Eye on WNY: Lighthouse Free Medical Clinic Is Dedicated to Free Community Healthcare

Lighthouse Free Medical Clinic staff.

Photo courtesy of Lighthouse Free Medical Clinic.

Published September 27, 2023


Lighthouse Free Medical Clinic is several things — a community resource dedicated to providing free healthcare to uninsured and underinsured Western New Yorkers; an organization made up of students from the University at Buffalo’s Jacobs School of Medicine and Biomedical Sciences, physicians, and community health workers; and a unique partnership between UB and the greater community.

“Lighthouse is able to provide comprehensive care, anything from lab work to connecting people to external services to even getting them to the clinic,” says Jessica S. Kruger, PhD, Clinical Associate Professor, Department of Community Health and Health Behavior, School of Public Health and Health Professions. “It is a student-run clinic, which means students do everything. They are the schedulers, they provide care, and they make the decisions on how we run things. It is a unique model to teach leadership and provide services to the community.”

The Lighthouse Free Medical Clinic was established in 2001 by a group of UB medical students from the University at Buffalo. It offers general healthcare, including work physicals, as well as OB/GYN and dermatology care (by appointment only). All care is supervised by licensed physicians.

Recently the clinic has expanded its services for the underserved patients of Buffalo as a result of a 2023 UB Clinical and Translational Science Institute (CTSI) Community Partnership Development Seed Grant.

Kruger is co-investigator of the grant that has helped Lighthouse expand and enhance its services by providing dental screenings and follow up to promote long-term dental care. The grant, which also brings dental services to Seneca-Babcock Community Association, is funded until the end of 2023. The seed grant is a collaboration between the UB School of Dental Medicine, UB School of Public Health and Health Professions, and their community partners at Seneca-Babcock. Also serving on the grant are Joseph E. Gambacorta, DDS, School of Dental Medicine (academic lead); Sharlynn Daun-Barnett, LMSW, School of Dental Medicine (academic lead); Daniel Kruger, PhD, School of Public Health and Health Professions; and Brian Pilarski, Seneca-Babcock Community Association (community lead). Learn more about the seed grant here.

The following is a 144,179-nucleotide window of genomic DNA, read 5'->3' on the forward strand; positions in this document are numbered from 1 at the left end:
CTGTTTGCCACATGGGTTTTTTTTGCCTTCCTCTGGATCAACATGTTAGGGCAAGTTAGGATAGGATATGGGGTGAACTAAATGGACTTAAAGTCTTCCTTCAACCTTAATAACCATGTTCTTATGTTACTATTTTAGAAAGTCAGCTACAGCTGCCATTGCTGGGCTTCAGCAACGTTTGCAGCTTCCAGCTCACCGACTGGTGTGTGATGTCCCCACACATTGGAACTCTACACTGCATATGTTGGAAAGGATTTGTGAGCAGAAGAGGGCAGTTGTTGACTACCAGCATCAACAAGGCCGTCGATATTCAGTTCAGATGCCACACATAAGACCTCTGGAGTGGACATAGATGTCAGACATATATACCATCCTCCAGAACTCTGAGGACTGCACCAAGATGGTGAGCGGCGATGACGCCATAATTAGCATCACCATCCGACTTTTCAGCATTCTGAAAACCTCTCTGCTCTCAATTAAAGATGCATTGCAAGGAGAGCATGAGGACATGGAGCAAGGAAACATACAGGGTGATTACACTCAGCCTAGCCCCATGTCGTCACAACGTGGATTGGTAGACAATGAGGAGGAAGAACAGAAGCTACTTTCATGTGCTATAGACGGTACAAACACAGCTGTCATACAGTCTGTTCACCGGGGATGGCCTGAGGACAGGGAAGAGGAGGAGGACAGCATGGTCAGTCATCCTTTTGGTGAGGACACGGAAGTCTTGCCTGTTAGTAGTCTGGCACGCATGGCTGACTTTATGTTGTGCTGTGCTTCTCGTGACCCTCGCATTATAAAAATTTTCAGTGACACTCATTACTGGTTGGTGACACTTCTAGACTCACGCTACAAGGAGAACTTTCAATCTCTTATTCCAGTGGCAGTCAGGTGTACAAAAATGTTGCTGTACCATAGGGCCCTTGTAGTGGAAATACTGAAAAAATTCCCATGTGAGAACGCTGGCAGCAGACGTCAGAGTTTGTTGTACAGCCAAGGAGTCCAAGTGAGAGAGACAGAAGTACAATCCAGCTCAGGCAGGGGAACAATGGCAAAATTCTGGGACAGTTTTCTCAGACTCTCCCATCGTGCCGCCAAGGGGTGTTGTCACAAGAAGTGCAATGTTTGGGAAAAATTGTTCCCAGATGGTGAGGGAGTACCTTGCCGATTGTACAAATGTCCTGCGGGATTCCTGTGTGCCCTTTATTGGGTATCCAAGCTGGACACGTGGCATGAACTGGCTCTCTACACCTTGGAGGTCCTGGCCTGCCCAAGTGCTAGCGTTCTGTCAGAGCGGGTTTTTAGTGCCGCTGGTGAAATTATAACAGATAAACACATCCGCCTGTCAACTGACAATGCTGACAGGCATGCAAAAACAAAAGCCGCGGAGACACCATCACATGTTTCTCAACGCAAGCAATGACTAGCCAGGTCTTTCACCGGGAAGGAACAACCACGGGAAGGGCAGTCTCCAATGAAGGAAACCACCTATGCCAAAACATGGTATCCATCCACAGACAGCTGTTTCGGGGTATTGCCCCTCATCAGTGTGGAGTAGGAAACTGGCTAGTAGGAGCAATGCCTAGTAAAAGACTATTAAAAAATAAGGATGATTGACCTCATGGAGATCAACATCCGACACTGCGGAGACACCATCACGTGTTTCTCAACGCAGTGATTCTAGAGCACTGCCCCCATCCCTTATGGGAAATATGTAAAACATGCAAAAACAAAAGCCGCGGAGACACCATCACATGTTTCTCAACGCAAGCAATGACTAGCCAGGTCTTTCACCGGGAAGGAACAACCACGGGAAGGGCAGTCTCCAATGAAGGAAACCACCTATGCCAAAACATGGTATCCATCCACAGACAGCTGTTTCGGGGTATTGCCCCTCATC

“Our mission is to serve the uninsured and underinsured in Buffalo for their health needs, and part of overall health is dental health,” Kruger says. “Dental health is often forgotten and is really a luxury, sadly, in our society. The seed grant has enabled us to screen people for dental health and connect them to services.”

Kruger and the Lighthouse team stress the importance of dental care to clinic patients. Not only does it impact how and what people eat, but it impacts overall health.

“It is not just about your smile,” Kruger explains. “It is about systemic health. Also, there is the self-confidence and quality-of-life aspect. What is the first thing someone notices about you? Your smile and or your lack of smile because you are embarrassed."

Kruger notes that dental pain can also lead to loss of revenue and work. “We are going to keep supporting upward financial mobility by providing this medical care so that people can get a job and be able to take care of their families,” Kruger says. She adds that having a dentist on site makes for a personalized and comfortable experience. “It changes people's perspective,” Kruger says.

For the student participants, volunteering at Lighthouse is an impactful experience, one that strengthens their bonds with members of the community. Grace Kim is a graduate student in the UB School of Dental Medicine and has volunteered at Lighthouse since 2018 as both an undergraduate and graduate student.

“This clinic has had a huge impact on my career trajectory and perspectives on patient-centered care, and Lighthouse has greatly improved my dental school experience as a whole,” Kim explains. “Volunteering here allows me to take a step back, give perspective and see patients in a model that is more than just their teeth. The skills I have learned from Lighthouse, not just from patients but from other students, have shaped what kind of dentist I would like to be: a dentist who is well-versed and rounded in all areas of patient-centered care.”

The Lighthouse Free Medical Clinic is located in the Community Health Center of Buffalo at 34 Benwood Avenue and open on Fridays from 5 to 8 p.m. Walk-ins are welcome but appointments are preferred; call 716-222-0805 to schedule an appointment and for more information visit lighthousefreemedicalclinic.com.